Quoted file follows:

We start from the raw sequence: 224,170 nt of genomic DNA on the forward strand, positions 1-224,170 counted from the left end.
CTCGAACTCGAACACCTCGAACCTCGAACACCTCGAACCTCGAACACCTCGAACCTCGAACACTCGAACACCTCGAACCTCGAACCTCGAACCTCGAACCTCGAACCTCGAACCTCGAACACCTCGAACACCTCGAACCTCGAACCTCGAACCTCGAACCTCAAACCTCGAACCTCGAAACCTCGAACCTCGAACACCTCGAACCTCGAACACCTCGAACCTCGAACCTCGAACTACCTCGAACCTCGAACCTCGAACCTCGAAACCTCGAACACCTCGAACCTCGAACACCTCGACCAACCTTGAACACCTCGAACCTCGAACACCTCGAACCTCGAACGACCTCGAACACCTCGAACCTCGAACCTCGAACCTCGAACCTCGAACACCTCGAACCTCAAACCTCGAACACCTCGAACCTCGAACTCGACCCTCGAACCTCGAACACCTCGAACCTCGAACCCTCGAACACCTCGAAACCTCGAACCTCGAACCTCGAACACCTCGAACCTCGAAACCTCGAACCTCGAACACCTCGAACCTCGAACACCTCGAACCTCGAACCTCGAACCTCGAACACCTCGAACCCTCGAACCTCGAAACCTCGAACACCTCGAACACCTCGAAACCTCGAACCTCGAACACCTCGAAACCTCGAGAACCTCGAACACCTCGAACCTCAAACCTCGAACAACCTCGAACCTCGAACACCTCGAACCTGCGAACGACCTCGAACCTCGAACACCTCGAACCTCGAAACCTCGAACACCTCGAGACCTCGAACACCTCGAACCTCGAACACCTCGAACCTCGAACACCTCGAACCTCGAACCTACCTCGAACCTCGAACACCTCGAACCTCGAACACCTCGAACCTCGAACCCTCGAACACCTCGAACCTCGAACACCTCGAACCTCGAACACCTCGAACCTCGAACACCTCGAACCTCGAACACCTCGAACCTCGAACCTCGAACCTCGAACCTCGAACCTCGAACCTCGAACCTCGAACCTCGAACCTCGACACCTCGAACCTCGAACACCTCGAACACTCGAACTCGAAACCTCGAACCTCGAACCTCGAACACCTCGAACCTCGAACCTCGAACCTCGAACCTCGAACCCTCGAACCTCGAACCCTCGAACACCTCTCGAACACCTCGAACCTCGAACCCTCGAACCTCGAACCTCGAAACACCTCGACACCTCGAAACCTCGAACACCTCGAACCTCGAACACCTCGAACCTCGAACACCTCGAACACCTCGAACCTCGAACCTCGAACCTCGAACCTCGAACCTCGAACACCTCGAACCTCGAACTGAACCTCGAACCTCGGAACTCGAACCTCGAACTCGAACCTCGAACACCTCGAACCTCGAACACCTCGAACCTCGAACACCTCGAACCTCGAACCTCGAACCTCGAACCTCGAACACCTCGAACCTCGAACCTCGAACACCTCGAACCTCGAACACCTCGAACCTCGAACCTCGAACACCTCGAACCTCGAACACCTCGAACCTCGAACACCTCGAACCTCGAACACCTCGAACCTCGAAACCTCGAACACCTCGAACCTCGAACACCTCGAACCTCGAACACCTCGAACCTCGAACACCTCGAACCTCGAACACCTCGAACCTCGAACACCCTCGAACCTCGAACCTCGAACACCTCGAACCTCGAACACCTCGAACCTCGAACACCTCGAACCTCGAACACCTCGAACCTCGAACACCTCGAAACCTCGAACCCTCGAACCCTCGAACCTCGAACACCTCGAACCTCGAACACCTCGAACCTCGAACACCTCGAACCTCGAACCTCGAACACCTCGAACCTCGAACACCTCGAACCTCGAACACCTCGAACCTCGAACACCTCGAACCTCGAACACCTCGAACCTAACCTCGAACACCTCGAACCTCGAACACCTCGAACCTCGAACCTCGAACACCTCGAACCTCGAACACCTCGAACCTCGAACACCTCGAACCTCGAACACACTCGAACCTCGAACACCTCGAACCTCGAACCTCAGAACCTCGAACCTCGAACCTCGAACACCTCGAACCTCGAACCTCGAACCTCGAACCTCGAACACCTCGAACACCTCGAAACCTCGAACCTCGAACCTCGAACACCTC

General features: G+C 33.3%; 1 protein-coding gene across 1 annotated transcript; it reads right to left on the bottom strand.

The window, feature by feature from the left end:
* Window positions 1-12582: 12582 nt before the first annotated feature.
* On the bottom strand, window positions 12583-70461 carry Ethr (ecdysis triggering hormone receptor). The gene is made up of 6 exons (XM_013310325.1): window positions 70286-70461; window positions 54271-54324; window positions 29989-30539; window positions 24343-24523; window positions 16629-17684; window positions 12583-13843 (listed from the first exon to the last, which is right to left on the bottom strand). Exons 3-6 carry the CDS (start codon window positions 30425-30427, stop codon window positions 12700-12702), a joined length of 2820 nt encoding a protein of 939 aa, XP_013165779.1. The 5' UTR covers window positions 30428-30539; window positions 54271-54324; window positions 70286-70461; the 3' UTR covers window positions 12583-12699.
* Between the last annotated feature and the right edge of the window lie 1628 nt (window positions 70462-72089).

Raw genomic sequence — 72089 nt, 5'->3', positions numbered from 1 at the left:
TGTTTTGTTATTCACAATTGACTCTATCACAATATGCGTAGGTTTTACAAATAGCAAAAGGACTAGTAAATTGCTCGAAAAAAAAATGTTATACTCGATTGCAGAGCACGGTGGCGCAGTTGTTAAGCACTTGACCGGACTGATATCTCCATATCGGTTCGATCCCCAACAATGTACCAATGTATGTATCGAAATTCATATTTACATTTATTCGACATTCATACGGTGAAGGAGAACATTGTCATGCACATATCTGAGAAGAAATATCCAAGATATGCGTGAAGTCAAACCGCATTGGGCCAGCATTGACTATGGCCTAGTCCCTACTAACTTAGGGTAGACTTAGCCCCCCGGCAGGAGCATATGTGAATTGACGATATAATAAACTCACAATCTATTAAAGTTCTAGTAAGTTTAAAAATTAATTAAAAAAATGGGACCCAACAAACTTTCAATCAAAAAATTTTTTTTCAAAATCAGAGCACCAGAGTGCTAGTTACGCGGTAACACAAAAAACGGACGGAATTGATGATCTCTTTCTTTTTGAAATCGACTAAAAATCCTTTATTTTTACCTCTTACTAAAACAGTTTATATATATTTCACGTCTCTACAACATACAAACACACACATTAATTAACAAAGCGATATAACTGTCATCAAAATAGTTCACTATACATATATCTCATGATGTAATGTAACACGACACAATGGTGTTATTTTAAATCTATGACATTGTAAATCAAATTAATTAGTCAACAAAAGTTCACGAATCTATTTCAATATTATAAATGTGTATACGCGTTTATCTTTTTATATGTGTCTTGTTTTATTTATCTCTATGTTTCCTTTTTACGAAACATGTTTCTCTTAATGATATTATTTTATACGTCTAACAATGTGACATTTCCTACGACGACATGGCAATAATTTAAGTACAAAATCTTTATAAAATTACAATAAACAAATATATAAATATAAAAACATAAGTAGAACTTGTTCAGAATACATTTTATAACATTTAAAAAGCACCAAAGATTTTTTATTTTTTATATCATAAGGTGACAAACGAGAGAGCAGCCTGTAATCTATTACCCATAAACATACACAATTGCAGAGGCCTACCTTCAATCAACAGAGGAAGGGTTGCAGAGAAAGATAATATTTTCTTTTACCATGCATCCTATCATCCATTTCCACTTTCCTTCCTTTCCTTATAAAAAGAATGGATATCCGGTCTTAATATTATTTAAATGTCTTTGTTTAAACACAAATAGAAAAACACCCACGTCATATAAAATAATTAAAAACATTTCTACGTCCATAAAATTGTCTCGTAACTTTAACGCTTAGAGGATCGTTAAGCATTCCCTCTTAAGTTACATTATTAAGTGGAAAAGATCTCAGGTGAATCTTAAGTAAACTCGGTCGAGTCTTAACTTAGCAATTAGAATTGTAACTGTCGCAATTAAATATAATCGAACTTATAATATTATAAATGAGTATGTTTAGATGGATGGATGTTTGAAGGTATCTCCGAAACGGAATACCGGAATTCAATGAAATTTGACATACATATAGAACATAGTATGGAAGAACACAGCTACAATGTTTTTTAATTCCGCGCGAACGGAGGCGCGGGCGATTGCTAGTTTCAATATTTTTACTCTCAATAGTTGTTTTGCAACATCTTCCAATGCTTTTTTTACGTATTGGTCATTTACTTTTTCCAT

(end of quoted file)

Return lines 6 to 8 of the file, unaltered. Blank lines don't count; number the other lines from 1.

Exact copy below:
* On the bottom strand, window positions 12583-70461 carry Ethr (ecdysis triggering hormone receptor). The gene is made up of 6 exons (XM_013310325.1): window positions 70286-70461; window positions 54271-54324; window positions 29989-30539; window positions 24343-24523; window positions 16629-17684; window positions 12583-13843 (listed from the first exon to the last, which is right to left on the bottom strand). Exons 3-6 carry the CDS (start codon window positions 30425-30427, stop codon window positions 12700-12702), a joined length of 2820 nt encoding a protein of 939 aa, XP_013165779.1. The 5' UTR covers window positions 30428-30539; window positions 54271-54324; window positions 70286-70461; the 3' UTR covers window positions 12583-12699.
* Between the last annotated feature and the right edge of the window lie 1628 nt (window positions 70462-72089).

Raw genomic sequence — 72089 nt, 5'->3', positions numbered from 1 at the left: